Wednesday, 3 April 2013

Cosmic Tarot: The Devil

Cosmic Tarot, US Games 1988
To be honest, I'm not overly keen on the Devil card from any deck, but this one in particular does nothing for me. When it's first turned over, it looks comical. He's a bit silly with his big nose, face jutting forward on his scrawny neck. You think, oh, it's one of those decks where the Devil is a silly figure. But as you look at the card, it's not very silly at all, and I find that a drawback because it is a very serious card that has a funny first impression.

The Devil of course dominates the card, standing there in his suit, wearing his ska two-tone tie (it was the 80s after all), and his inverted pentagram medallion. He's got a ring in his nose and horns on his head, and a long braid trailing over his shoulder. Pointy ears. Looking more closely at the suit, its pocket, chain, and stripes on the sleeve suggest that it's an ever-changing amalgamation of a business man's suit, a military uniform, and some counter culture elements. The Devil can be found everywhere - misuse of power and abuse of self and others can come from anywhere. He has a hump on his back and a pair of tattered wings that look like they have been manufactured. In fact, they also look like the riggings of sails, and the setting of this card could be a dock.

Looking around at the setting, we have a brick wall, wooden fencing, a concrete wall, a post with a wire, more wires in the air, and a prison watchtower in the background. In the brick wall are openings; one imagines they lead to a dungeon below, but they might also be exits. They're no use to the people in the card, though, who are all chained. To be honest, though, it does look like they could slide those rings off those posts and escape, if they wanted. Even the cuff around the Devil's wrist is way too big and would slip easily over his hand. At least three of the five human figures, though, don't seem interested in leaving. I think the best Devil cards suggest that the people in the card don't seem to realise they are in bondage. The man has his chest jutted out, the woman is striking a haughty, self-aggrandizing pose, the woman at the bottom of the card seems to actually be sticking her tongue out in defiance. The woman in the background with her hands tied above her head clearly thinks she is very scary indeed--powerful and terrifying! And yet all these people are bound to the Devil. The only one not having a good time strutting his stuff is the man on his face (being tramped upon by the woman with her butt stuck out). Well, it's a competitive world! Sink or swim! Kill or be killed! Yadda yadda.

Yeah, the Devil is in charge of all that stuff, all that type of thinking. It's interesting how many different arenas for misuse of power this card can call to mind. The main setting, to me, seems to be the docks in a big city, a place where petty thievery and muscle takes place. (I'm reminded of films like 'On the Waterfront' and of course 'Rocky'.  Both of those guys were boxers who made a living breaking the thumbs of those who failed to pay up).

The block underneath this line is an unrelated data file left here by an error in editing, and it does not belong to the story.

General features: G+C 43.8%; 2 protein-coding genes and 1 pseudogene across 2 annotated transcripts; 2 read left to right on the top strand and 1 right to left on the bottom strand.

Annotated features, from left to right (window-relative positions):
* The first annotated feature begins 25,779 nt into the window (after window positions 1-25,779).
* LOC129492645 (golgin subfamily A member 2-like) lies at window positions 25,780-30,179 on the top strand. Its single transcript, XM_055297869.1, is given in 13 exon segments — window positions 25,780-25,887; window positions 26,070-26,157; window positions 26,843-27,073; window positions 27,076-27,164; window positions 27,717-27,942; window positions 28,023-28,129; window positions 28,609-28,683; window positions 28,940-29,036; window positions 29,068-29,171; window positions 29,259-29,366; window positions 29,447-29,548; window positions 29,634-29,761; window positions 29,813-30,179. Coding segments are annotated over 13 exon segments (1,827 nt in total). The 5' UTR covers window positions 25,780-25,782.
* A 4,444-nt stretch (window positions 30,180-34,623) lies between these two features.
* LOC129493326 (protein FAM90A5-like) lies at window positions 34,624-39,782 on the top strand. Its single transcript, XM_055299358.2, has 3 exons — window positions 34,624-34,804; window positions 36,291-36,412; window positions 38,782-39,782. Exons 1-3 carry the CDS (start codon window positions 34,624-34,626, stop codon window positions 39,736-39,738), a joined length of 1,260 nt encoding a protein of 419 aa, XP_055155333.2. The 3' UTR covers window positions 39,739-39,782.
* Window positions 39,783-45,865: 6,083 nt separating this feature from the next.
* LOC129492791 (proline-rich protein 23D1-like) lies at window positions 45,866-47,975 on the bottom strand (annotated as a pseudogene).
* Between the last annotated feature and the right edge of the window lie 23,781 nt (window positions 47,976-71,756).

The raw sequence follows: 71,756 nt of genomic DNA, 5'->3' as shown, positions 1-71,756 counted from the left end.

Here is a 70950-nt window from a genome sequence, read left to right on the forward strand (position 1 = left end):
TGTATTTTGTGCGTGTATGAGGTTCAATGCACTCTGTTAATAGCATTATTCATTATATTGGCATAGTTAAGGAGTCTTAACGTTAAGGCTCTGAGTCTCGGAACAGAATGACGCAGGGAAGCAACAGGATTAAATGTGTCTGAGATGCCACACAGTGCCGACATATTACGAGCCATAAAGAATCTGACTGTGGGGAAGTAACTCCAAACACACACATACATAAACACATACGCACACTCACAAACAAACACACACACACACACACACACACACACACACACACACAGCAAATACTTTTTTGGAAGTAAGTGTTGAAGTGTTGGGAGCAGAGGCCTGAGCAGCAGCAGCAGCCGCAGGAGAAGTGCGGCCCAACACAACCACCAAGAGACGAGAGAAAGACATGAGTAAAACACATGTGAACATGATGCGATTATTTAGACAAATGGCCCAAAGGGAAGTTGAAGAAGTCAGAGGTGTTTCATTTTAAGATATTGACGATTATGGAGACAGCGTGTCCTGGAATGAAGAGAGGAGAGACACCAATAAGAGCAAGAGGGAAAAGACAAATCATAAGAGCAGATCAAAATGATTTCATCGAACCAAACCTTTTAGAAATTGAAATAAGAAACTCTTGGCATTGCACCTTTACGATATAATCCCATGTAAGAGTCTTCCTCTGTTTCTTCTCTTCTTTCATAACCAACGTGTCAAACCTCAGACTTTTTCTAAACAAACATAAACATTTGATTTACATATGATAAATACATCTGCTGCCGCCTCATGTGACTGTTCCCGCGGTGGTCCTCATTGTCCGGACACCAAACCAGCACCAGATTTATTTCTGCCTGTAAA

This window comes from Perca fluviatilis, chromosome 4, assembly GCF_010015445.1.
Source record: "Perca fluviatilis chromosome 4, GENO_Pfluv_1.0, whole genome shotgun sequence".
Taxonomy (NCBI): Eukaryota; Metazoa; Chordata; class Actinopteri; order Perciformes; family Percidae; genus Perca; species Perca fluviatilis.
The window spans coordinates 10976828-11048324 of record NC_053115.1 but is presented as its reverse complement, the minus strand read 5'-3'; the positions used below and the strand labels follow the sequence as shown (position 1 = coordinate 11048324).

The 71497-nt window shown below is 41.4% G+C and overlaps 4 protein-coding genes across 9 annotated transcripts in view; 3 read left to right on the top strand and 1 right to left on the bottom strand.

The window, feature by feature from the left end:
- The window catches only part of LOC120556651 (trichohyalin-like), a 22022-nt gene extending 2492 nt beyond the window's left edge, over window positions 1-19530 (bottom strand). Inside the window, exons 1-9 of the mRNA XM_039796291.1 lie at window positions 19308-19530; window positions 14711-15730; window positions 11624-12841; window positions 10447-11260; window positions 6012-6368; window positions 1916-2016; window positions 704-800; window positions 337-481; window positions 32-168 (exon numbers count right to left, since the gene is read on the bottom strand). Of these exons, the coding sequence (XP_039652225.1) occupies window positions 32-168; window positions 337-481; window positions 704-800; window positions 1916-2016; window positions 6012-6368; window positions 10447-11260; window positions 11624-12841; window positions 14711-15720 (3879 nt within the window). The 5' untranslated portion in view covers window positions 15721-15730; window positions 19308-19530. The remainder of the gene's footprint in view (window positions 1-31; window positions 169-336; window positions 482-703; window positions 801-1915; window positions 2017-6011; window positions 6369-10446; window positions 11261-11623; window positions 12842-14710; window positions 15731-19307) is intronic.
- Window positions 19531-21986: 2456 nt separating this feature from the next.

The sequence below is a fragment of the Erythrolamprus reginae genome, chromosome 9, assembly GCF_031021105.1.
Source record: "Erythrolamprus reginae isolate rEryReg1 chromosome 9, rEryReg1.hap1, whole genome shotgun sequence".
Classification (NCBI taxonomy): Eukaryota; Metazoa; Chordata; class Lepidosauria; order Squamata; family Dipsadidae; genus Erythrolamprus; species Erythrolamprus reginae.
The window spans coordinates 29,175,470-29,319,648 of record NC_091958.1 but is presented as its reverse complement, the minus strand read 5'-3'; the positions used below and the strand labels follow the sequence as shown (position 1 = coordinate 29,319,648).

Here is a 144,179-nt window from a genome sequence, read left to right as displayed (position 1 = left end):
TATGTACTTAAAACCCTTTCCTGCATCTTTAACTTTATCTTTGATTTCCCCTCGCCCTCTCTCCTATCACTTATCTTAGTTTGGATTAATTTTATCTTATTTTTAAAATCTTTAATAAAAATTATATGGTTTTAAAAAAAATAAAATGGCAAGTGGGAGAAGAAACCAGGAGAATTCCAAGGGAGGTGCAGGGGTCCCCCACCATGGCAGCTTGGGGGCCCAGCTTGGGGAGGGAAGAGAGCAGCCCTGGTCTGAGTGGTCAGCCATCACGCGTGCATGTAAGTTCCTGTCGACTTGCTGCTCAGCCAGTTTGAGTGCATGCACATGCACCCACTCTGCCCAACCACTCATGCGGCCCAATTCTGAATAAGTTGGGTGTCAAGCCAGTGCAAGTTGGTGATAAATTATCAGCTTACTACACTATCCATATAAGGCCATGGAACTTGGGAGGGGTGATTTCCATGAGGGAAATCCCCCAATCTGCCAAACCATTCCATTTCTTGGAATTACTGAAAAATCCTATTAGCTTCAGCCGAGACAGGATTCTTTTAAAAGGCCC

The Devil here seems to be all about pettiness, petty people, petty sins, the pointlessness and sordidness of it all. Maybe that's why he looks comical. All their strutting and posturing and struggling would be comical, if it weren't so tragic.

4 comments:

  1. "I think the best Devil cards suggest that the people in the card don't seem to realise they are in bondage."

    What a piercingly incisive sentiment. You've just made me see The Devil in a new way.

    "Maybe that's why he looks comical. All their strutting and posturing and struggling would be comical, if it weren't so tragic."

    What need have we of deck companion books when we have thoughtful bloggers like you to offer such insightful analyses? (I have the Jean Huets text but it's not as interesting to me as your analysis here).

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  2. I get a definite counter-culture feel from this card: the Devil is "the Man", authority and militarism and corporations taking over the world. And just buying into that makes us his minions...

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    Replies
    1. Absolutely! There's a feeling here of decadent machination, whatever that machine may be -- government, big business, organised crime, right down to drug use and prostitution. It's a sordid little card.

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